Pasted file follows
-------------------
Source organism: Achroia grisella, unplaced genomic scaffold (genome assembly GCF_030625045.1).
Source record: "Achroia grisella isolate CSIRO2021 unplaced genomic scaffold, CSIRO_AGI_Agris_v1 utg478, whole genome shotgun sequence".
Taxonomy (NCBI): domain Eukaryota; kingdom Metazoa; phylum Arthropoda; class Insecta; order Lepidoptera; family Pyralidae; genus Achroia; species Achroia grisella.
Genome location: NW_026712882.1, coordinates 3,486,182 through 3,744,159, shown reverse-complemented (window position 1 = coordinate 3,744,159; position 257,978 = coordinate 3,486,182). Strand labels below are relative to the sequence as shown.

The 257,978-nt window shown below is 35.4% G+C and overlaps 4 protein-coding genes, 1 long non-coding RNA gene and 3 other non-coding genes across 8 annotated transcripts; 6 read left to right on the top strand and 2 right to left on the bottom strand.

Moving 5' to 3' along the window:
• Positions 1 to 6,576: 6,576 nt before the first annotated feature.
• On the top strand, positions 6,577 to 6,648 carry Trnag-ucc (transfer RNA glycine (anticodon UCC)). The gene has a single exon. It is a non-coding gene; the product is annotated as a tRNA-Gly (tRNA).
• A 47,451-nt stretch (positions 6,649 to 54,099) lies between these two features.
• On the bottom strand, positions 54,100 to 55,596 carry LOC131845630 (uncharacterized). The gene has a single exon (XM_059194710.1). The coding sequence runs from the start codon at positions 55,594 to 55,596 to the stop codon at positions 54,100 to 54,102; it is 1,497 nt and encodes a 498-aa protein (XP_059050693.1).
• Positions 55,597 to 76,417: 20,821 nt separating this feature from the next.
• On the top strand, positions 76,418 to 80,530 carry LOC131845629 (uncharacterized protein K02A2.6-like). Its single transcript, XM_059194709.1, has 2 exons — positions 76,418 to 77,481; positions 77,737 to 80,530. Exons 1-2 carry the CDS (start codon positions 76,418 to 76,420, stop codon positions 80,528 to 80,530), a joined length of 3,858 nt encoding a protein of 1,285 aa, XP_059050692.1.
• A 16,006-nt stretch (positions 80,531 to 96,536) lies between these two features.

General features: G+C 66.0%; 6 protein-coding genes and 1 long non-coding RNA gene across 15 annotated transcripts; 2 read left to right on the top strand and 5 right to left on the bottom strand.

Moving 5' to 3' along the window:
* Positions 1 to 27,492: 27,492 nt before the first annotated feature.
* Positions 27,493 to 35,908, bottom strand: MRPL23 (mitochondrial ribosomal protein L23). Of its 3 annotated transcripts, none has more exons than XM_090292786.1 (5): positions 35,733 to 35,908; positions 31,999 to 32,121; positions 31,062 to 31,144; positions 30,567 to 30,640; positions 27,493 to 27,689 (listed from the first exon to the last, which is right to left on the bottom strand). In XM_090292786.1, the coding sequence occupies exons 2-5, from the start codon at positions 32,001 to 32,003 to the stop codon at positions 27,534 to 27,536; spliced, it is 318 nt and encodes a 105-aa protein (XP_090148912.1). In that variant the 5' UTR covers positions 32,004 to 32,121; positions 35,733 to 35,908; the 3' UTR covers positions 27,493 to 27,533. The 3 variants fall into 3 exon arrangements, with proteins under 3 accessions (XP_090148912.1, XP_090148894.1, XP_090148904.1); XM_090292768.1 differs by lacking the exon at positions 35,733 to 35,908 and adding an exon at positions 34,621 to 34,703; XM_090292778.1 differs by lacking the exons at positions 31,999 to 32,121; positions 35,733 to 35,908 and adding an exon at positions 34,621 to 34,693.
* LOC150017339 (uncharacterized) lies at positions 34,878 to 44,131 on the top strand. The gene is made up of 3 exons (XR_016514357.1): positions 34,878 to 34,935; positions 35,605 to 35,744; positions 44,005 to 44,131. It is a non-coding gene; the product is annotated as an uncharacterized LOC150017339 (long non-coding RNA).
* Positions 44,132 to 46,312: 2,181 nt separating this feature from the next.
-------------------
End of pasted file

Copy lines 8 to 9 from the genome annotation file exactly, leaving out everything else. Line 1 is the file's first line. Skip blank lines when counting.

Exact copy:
• On the top strand, positions 6,577 to 6,648 carry Trnag-ucc (transfer RNA glycine (anticodon UCC)). The gene has a single exon. It is a non-coding gene; the product is annotated as a tRNA-Gly (tRNA).
• A 47,451-nt stretch (positions 6,649 to 54,099) lies between these two features.